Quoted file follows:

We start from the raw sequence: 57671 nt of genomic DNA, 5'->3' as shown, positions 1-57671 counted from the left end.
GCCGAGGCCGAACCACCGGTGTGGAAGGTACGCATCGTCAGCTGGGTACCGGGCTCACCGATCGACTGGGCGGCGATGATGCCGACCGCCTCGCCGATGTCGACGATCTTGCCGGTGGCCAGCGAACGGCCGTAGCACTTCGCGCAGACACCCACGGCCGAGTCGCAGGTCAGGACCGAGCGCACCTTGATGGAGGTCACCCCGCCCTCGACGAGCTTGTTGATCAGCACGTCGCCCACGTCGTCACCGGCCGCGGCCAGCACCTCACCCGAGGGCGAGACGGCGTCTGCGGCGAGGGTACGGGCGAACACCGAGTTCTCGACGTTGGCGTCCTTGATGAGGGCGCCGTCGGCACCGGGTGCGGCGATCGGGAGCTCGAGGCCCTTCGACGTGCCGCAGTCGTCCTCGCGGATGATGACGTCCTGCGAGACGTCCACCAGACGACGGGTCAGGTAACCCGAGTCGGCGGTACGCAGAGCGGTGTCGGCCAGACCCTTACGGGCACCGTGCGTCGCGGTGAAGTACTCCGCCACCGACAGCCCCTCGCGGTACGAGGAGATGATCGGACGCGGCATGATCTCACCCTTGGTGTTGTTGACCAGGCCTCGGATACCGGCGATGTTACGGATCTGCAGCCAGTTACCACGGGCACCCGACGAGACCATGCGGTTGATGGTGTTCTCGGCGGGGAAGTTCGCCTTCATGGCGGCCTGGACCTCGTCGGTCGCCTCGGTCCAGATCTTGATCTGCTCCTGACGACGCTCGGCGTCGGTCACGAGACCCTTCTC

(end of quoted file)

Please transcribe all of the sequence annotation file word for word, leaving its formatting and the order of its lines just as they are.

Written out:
We start from the raw sequence: 57671 nt of genomic DNA, 5'->3' as shown, positions 1-57671 counted from the left end.
GCCGAGGCCGAACCACCGGTGTGGAAGGTACGCATCGTCAGCTGGGTACCGGGCTCACCGATCGACTGGGCGGCGATGATGCCGACCGCCTCGCCGATGTCGACGATCTTGCCGGTGGCCAGCGAACGGCCGTAGCACTTCGCGCAGACACCCACGGCCGAGTCGCAGGTCAGGACCGAGCGCACCTTGATGGAGGTCACCCCGCCCTCGACGAGCTTGTTGATCAGCACGTCGCCCACGTCGTCACCGGCCGCGGCCAGCACCTCACCCGAGGGCGAGACGGCGTCTGCGGCGAGGGTACGGGCGAACACCGAGTTCTCGACGTTGGCGTCCTTGATGAGGGCGCCGTCGGCACCGGGTGCGGCGATCGGGAGCTCGAGGCCCTTCGACGTGCCGCAGTCGTCCTCGCGGATGATGACGTCCTGCGAGACGTCCACCAGACGACGGGTCAGGTAACCCGAGTCGGCGGTACGCAGAGCGGTGTCGGCCAGACCCTTACGGGCACCGTGCGTCGCGGTGAAGTACTCCGCCACCGACAGCCCCTCGCGGTACGAGGAGATGATCGGACGCGGCATGATCTCACCCTTGGTGTTGTTGACCAGGCCTCGGATACCGGCGATGTTACGGATCTGCAGCCAGTTACCACGGGCACCCGACGAGACCATGCGGTTGATGGTGTTCTCGGCGGGGAAGTTCGCCTTCATGGCGGCCTGGACCTCGTCGGTCGCCTCGGTCCAGATCTTGATCTGCTCCTGACGACGCTCGGCGTCGGTCACGAGACCCTTCTC